Friday, December 16, 2016

Kitchen Ball at White Sulphur Springs, 1838


Visiting mineral springs was a popular pastime in antebellum America. Wealthy Southerners of this era often visited these hydrotherapy spas to socialize as much as for their supposed medicinal values. Being that noted mineral springs were often in mountainous area, they were a popular draw during the summer and early fall months as a retreat from the lowland heat and its associated illnesses.

One of the most frequented spas in the South was White Sulphur Springs, Virginia (now in present-day Greenbrier County, West Virginia). White Sulphur Springs boasted accommodations for over 500 people in its main hotel, as well as its family cottages. 

Naturally, when wealthy slave owning families visited White Sulphur Springs, they often brought their favorite domestic slaves to attend to their needs. It was on a visit in 1838 that German artist Christian Friedrich Mayr painted the above scene of "Kitchen Ball." It has been speculated that this image captured a slave wedding due to the focal point couple dancing in white attire. Whether it was wedding, or just an occasion for fellowship and recreation with fellow enslaved individuals, it captures a moment in time and away from their masters' gaze to enjoy some well deserved free time. The foreigner Mayr's painting shows the ball participants in a dignified manner without the unfortunate grotesque features common in images painted by Americans. Mayr also depicts African American musicians. He places a flute player, a cellist, and a fiddler. 

One wonders what sort of conversations these enslaved people held while free of their owners' control for a brief period. Did they compare notes on how to cope with slavery? Did they use the opportunity to just forget about their enslaved condition for a little while? Did they network in attempt to better their individual situations? Did they try to find out information about love they had been separated from?


White Sulphur Springs was visited for its springs as early as the late 1770s, but came into its own as noted resort in the period from 1830 to 1860. It hosted a number of presidents during this period as well as other noted politicians, celebrities, and their families. Although White Sulphur Springs has undergone a number of changes in the years since, it still operates, now as the Greenbrier: America's Resort. If you have traveled on I-64 between Lexington, Virginia, and Beckley, West Virginia, you have likely noticed it.

A Kitchen Ball image courtesy of the North Carolina Museum of Art
White Sulphur Springs image courtesy of the University of Virginia

5 comments:

  1. Very interesting! Your comment about the European artist is another example of how foreigners have been able to view African-Americans without the prejudice and other cultural baggage that has afflicted Americans. American jazz became popular in Europe in the 20th century before it came to be more widely appreciated in the U.S. Similarly, the Turkish founders of Atlantic Records and the Polish founders of Chess Records succeeded in identifying incredible rhythm and blues talent that went unnoticed by mainstream recording companies. -- Linda Kelso

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  2. Hi Linda, Yeah, I know African American soldiers during WWII were surprised by the lack of prejudice in some European locations. And I think Josephine Baker relocated to France for similar reasons. Hope you all are doing well.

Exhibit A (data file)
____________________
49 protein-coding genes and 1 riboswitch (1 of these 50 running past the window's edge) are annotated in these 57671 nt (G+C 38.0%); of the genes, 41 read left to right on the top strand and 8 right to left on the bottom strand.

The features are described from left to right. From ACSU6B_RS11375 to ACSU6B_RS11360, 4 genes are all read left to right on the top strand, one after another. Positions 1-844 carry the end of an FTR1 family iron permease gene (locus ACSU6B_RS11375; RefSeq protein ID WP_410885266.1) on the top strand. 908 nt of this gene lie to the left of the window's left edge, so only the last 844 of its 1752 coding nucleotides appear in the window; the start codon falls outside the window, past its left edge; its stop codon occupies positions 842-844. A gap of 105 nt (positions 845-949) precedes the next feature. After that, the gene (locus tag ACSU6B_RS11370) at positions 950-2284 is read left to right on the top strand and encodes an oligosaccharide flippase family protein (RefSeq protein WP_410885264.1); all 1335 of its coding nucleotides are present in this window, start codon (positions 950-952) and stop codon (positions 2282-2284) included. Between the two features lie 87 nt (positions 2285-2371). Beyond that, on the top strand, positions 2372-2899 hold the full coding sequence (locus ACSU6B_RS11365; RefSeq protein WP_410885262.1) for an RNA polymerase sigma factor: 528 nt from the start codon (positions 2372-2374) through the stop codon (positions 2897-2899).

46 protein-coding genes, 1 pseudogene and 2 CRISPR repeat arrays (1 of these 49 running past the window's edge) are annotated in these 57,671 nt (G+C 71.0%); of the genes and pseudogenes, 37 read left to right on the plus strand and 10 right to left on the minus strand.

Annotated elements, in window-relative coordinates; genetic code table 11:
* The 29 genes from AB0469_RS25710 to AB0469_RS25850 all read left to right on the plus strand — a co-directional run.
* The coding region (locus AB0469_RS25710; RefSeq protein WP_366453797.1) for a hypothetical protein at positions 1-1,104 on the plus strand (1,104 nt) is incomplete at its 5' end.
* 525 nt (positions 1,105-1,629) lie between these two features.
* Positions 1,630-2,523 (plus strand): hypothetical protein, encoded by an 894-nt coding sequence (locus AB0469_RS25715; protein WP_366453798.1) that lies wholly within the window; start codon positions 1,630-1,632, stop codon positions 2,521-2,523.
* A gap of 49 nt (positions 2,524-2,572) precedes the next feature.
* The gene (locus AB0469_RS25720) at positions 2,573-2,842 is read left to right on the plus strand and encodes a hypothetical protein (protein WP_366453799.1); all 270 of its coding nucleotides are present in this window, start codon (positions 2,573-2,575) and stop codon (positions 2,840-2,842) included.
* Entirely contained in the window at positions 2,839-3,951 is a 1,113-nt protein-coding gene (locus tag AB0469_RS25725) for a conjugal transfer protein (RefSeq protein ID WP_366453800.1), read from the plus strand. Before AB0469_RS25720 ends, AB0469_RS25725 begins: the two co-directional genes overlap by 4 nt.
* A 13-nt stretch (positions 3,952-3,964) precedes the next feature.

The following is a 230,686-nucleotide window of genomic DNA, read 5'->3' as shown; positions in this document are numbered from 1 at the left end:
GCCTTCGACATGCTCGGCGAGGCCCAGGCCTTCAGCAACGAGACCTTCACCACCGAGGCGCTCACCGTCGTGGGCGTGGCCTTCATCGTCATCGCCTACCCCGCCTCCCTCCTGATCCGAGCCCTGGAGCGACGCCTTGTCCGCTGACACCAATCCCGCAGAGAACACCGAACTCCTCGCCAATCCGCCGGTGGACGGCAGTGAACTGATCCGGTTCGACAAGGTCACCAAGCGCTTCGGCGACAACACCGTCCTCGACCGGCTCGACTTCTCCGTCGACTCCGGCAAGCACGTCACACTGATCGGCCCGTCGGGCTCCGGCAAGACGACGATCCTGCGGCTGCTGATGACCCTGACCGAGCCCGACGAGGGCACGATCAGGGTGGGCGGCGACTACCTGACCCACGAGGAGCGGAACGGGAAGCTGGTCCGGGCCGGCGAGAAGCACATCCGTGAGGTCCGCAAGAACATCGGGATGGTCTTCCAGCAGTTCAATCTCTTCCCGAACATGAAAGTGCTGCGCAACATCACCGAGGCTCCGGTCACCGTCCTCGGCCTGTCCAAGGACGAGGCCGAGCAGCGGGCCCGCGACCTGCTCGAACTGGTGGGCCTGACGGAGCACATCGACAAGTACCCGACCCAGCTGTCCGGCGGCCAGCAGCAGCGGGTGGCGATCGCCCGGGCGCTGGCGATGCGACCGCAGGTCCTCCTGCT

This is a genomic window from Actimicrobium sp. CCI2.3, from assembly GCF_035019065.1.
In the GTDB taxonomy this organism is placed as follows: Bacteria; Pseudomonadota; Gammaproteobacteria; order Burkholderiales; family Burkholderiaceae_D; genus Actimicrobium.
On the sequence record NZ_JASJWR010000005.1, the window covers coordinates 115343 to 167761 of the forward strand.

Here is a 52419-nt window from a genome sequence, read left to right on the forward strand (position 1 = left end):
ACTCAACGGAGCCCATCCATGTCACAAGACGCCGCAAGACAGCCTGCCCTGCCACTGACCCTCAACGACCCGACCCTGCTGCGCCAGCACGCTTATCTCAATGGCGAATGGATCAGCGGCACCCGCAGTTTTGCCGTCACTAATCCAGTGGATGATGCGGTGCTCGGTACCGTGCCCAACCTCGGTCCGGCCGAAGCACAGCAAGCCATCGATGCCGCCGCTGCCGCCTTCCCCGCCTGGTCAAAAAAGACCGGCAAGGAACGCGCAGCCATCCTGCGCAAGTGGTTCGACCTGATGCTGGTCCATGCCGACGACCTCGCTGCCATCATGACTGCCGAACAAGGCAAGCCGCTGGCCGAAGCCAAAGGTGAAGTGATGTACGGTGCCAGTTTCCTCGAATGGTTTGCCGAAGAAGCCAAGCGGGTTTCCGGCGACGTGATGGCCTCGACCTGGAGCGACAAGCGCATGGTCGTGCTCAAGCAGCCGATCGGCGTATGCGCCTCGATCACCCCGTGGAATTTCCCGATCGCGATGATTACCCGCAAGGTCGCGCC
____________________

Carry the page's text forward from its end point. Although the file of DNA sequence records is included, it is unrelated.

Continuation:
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  3. Hi Tim, I check in with you from time to time...always enlightening and much appreciated information and images. Missed this post about the Kitchen Ball painting. I'm curator at the North House Museum in Lewisburg, WV, formerly VA, and 8 miles from the Greenbrier. A native of our town, an African American, retired here a few years ago and answered her own question of where is the black story in this museum by mounting an exhibit, Invisible Roots and Legends. The board grabbed her immediately to claim some inclusivity but didn't realize that her goal was to have the black experience sprinkled thoughout the museum next to the story of the North's and all the other "important" figures in the region's development. We have teamed up to provide photographs and stories of the enslaved and free people of color and on into the 20th century for our visitors and school groups.
    Right now a high quality large print of the Kitchen Ball is being framed and will soon hang over the sideboard in the dining room near the giant photograph of Gen. Lee. I convinced the museum committee to pay for this, but I think they will have quite a shock when they find this actually on the wall in the North's dining room!
    I wanted to have this picture up in time for my Beyer and Banjos at the Springs show in July. I've had 21 lithographs conserved and they will be rehung for the exhibit. I see you show the Beyer White Sulphur print. One painting that has disappeared that we know of is the only one in which he depicted slaves - how I wish it could be found - it showed a corn shucking "party". Beyer was a German, and he painted for money to fund his travels in America; still, the enslaved people who made possible the wealth and ease for the wealthy who came to the spring resorts are indeed invisible.
    Toni Ogden

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  4. Thank you for the kind words. I'm glad to hear the image is being used to educate people about enslaved peoples. While many of the slaves depicted in the image were likely there with their non-resident owners, slavery was not non-existent in the Appalachian South. Mountain slaves worked in a diverse range of occupations and benefited their owners greatly.

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